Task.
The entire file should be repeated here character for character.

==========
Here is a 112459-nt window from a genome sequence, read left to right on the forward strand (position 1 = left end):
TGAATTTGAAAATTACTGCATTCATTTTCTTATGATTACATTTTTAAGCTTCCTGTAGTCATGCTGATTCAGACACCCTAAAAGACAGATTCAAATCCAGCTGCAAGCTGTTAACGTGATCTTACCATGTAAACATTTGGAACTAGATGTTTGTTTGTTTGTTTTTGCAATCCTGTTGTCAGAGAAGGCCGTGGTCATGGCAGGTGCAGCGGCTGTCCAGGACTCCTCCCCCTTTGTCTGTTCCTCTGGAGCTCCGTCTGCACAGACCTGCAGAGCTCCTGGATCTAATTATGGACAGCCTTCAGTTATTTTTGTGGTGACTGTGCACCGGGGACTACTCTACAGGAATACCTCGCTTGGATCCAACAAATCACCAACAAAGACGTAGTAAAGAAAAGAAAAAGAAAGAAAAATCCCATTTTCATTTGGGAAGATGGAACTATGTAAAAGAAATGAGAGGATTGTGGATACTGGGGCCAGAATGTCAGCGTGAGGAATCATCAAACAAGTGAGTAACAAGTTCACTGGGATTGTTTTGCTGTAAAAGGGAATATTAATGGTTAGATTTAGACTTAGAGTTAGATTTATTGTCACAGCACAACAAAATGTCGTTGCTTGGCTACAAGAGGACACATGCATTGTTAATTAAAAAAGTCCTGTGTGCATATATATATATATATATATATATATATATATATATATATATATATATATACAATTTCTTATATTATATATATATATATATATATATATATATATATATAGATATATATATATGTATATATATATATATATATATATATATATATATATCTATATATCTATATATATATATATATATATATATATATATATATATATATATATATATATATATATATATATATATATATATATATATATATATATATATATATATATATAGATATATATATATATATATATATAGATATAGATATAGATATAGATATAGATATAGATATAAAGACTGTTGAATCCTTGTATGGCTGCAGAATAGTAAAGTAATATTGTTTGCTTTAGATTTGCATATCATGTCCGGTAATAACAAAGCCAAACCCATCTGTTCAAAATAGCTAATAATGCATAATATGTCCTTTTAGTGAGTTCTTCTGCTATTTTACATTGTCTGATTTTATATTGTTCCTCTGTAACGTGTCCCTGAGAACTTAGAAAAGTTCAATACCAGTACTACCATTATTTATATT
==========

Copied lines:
Here is a 112459-nt window from a genome sequence, read left to right on the forward strand (position 1 = left end):
TGAATTTGAAAATTACTGCATTCATTTTCTTATGATTACATTTTTAAGCTTCCTGTAGTCATGCTGATTCAGACACCCTAAAAGACAGATTCAAATCCAGCTGCAAGCTGTTAACGTGATCTTACCATGTAAACATTTGGAACTAGATGTTTGTTTGTTTGTTTTTGCAATCCTGTTGTCAGAGAAGGCCGTGGTCATGGCAGGTGCAGCGGCTGTCCAGGACTCCTCCCCCTTTGTCTGTTCCTCTGGAGCTCCGTCTGCACAGACCTGCAGAGCTCCTGGATCTAATTATGGACAGCCTTCAGTTATTTTTGTGGTGACTGTGCACCGGGGACTACTCTACAGGAATACCTCGCTTGGATCCAACAAATCACCAACAAAGACGTAGTAAAGAAAAGAAAAAGAAAGAAAAATCCCATTTTCATTTGGGAAGATGGAACTATGTAAAAGAAATGAGAGGATTGTGGATACTGGGGCCAGAATGTCAGCGTGAGGAATCATCAAACAAGTGAGTAACAAGTTCACTGGGATTGTTTTGCTGTAAAAGGGAATATTAATGGTTAGATTTAGACTTAGAGTTAGATTTATTGTCACAGCACAACAAAATGTCGTTGCTTGGCTACAAGAGGACACATGCATTGTTAATTAAAAAAGTCCTGTGTGCATATATATATATATATATATATATATATATATATATATATATATATATATACAATTTCTTATATTATATATATATATATATATATATATATATATATATAGATATATATATATGTATATATATATATATATATATATATATATATATATCTATATATCTATATATATATATATATATATATATATATATATATATATATATATATATATATATATATATATATATATATATATATATATATATATATATATATATATATAGATATATATATATATATATATATAGATATAGATATAGATATAGATATAGATATAGATATAAAGACTGTTGAATCCTTGTATGGCTGCAGAATAGTAAAGTAATATTGTTTGCTTTAGATTTGCATATCATGTCCGGTAATAACAAAGCCAAACCCATCTGTTCAAAATAGCTAATAATGCATAATATGTCCTTTTAGTGAGTTCTTCTGCTATTTTACATTGTCTGATTTTATATTGTTCCTCTGTAACGTGTCCCTGAGAACTTAGAAAAGTTCAATACCAGTACTACCATTATTTATATT